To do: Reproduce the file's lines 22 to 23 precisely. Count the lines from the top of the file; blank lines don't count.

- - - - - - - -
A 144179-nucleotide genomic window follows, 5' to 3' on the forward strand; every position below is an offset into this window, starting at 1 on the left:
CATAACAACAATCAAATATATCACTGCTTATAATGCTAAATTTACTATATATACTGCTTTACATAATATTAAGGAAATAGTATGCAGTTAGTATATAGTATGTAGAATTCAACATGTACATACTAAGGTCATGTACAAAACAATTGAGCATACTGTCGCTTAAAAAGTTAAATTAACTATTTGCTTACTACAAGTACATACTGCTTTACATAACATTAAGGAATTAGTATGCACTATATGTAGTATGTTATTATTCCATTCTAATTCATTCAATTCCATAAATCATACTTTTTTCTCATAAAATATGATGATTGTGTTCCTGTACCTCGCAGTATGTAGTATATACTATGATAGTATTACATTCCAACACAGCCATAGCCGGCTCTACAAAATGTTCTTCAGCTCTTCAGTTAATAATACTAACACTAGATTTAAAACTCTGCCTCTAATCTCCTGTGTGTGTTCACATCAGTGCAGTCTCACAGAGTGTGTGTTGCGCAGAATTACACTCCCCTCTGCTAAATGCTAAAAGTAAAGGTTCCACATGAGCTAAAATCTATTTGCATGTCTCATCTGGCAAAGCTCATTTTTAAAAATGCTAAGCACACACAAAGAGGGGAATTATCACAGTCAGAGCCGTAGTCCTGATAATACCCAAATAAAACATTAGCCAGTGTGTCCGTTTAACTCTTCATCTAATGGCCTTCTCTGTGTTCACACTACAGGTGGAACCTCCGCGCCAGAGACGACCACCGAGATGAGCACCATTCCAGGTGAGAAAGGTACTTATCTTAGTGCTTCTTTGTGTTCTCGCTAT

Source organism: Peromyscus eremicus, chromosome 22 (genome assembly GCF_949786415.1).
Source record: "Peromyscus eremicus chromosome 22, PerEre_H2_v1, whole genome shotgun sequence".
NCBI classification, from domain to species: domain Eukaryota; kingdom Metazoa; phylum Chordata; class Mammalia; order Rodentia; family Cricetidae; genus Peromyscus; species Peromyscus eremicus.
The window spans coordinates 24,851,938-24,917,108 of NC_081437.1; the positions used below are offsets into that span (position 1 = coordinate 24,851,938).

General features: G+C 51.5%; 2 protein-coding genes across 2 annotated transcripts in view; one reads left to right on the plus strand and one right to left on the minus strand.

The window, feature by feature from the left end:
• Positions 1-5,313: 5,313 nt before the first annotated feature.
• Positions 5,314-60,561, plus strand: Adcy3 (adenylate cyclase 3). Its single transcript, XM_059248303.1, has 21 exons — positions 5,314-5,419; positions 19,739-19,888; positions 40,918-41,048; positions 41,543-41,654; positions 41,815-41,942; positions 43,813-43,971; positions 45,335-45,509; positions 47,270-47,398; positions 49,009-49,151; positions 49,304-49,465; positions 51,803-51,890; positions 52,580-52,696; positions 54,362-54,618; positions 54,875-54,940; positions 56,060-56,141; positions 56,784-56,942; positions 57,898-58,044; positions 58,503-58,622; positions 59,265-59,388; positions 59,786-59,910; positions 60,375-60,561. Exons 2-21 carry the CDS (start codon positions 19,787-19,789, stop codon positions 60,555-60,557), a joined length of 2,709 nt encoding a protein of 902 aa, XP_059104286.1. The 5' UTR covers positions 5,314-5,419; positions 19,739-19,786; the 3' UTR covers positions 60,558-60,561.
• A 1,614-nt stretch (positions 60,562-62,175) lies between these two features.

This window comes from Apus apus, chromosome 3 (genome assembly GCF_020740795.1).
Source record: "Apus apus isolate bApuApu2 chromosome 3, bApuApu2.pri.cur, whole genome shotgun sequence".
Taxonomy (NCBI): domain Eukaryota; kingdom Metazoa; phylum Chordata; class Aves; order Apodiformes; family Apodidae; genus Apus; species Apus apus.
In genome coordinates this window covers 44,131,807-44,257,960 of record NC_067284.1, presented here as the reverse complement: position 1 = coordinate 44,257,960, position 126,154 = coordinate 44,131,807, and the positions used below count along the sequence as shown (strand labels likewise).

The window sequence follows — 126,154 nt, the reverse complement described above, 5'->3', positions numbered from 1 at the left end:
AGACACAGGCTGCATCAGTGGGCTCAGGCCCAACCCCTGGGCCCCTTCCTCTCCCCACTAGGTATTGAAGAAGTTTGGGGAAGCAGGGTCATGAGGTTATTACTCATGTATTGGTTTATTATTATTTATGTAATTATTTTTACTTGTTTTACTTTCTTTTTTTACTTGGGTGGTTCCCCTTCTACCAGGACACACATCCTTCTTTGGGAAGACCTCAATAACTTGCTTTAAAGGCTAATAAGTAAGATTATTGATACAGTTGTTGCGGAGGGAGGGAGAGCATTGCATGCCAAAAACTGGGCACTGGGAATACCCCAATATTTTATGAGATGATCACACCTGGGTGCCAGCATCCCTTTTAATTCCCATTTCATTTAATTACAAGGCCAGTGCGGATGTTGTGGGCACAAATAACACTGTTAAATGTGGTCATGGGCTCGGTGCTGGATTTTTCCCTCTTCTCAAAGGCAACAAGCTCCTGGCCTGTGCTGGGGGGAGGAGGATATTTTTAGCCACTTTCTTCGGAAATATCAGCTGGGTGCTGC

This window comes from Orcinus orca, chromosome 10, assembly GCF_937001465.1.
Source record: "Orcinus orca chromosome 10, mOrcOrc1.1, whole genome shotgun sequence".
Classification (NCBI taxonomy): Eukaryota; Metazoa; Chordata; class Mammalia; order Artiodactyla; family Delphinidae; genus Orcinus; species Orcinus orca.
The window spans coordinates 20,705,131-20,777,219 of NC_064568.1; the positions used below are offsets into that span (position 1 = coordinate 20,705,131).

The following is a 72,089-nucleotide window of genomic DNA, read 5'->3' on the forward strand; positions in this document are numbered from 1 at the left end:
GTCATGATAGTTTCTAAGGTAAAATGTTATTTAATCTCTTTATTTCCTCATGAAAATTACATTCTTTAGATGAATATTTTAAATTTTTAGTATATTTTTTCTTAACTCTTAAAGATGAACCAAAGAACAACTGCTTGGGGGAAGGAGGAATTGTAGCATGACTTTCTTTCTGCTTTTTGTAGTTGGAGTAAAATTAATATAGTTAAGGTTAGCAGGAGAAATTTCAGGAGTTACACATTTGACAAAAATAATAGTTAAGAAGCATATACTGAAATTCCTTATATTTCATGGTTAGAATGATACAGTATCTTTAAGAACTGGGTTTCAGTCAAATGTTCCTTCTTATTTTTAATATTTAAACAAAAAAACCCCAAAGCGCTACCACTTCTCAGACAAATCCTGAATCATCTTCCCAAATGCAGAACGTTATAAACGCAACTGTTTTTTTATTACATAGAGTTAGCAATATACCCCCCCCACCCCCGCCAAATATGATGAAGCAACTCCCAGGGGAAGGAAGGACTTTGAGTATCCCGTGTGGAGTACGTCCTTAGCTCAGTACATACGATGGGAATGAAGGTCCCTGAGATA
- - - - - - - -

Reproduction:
The following is a 72,089-nucleotide window of genomic DNA, read 5'->3' on the forward strand; positions in this document are numbered from 1 at the left end:
GTCATGATAGTTTCTAAGGTAAAATGTTATTTAATCTCTTTATTTCCTCATGAAAATTACATTCTTTAGATGAATATTTTAAATTTTTAGTATATTTTTTCTTAACTCTTAAAGATGAACCAAAGAACAACTGCTTGGGGGAAGGAGGAATTGTAGCATGACTTTCTTTCTGCTTTTTGTAGTTGGAGTAAAATTAATATAGTTAAGGTTAGCAGGAGAAATTTCAGGAGTTACACATTTGACAAAAATAATAGTTAAGAAGCATATACTGAAATTCCTTATATTTCATGGTTAGAATGATACAGTATCTTTAAGAACTGGGTTTCAGTCAAATGTTCCTTCTTATTTTTAATATTTAAACAAAAAAACCCCAAAGCGCTACCACTTCTCAGACAAATCCTGAATCATCTTCCCAAATGCAGAACGTTATAAACGCAACTGTTTTTTTATTACATAGAGTTAGCAATATACCCCCCCCACCCCCGCCAAATATGATGAAGCAACTCCCAGGGGAAGGAAGGACTTTGAGTATCCCGTGTGGAGTACGTCCTTAGCTCAGTACATACGATGGGAATGAAGGTCCCTGAGATA